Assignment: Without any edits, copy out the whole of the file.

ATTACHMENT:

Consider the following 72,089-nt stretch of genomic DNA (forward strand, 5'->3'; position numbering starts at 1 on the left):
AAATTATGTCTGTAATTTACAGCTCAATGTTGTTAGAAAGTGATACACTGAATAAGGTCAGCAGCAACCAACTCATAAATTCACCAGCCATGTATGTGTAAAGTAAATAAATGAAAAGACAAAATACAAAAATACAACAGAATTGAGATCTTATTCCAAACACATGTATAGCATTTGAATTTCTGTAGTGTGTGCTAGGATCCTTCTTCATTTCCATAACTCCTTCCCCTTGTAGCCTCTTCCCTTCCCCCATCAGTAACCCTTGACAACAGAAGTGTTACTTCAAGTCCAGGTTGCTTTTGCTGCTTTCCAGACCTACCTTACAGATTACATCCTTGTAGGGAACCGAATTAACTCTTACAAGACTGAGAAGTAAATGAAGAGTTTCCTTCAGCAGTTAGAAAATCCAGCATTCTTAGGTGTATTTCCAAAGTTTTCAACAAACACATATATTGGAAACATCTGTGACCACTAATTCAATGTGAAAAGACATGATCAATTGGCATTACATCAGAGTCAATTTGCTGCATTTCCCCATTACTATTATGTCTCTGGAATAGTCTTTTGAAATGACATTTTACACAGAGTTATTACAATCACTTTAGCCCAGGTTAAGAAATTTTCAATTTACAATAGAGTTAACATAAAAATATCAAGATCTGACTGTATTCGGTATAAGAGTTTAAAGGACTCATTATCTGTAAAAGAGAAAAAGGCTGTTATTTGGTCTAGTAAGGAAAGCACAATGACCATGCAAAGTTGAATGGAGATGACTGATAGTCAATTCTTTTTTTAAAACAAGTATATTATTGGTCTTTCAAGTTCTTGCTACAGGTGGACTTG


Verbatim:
Consider the following 72,089-nt stretch of genomic DNA (forward strand, 5'->3'; position numbering starts at 1 on the left):
AAATTATGTCTGTAATTTACAGCTCAATGTTGTTAGAAAGTGATACACTGAATAAGGTCAGCAGCAACCAACTCATAAATTCACCAGCCATGTATGTGTAAAGTAAATAAATGAAAAGACAAAATACAAAAATACAACAGAATTGAGATCTTATTCCAAACACATGTATAGCATTTGAATTTCTGTAGTGTGTGCTAGGATCCTTCTTCATTTCCATAACTCCTTCCCCTTGTAGCCTCTTCCCTTCCCCCATCAGTAACCCTTGACAACAGAAGTGTTACTTCAAGTCCAGGTTGCTTTTGCTGCTTTCCAGACCTACCTTACAGATTACATCCTTGTAGGGAACCGAATTAACTCTTACAAGACTGAGAAGTAAATGAAGAGTTTCCTTCAGCAGTTAGAAAATCCAGCATTCTTAGGTGTATTTCCAAAGTTTTCAACAAACACATATATTGGAAACATCTGTGACCACTAATTCAATGTGAAAAGACATGATCAATTGGCATTACATCAGAGTCAATTTGCTGCATTTCCCCATTACTATTATGTCTCTGGAATAGTCTTTTGAAATGACATTTTACACAGAGTTATTACAATCACTTTAGCCCAGGTTAAGAAATTTTCAATTTACAATAGAGTTAACATAAAAATATCAAGATCTGACTGTATTCGGTATAAGAGTTTAAAGGACTCATTATCTGTAAAAGAGAAAAAGGCTGTTATTTGGTCTAGTAAGGAAAGCACAATGACCATGCAAAGTTGAATGGAGATGACTGATAGTCAATTCTTTTTTTAAAACAAGTATATTATTGGTCTTTCAAGTTCTTGCTACAGGTGGACTTG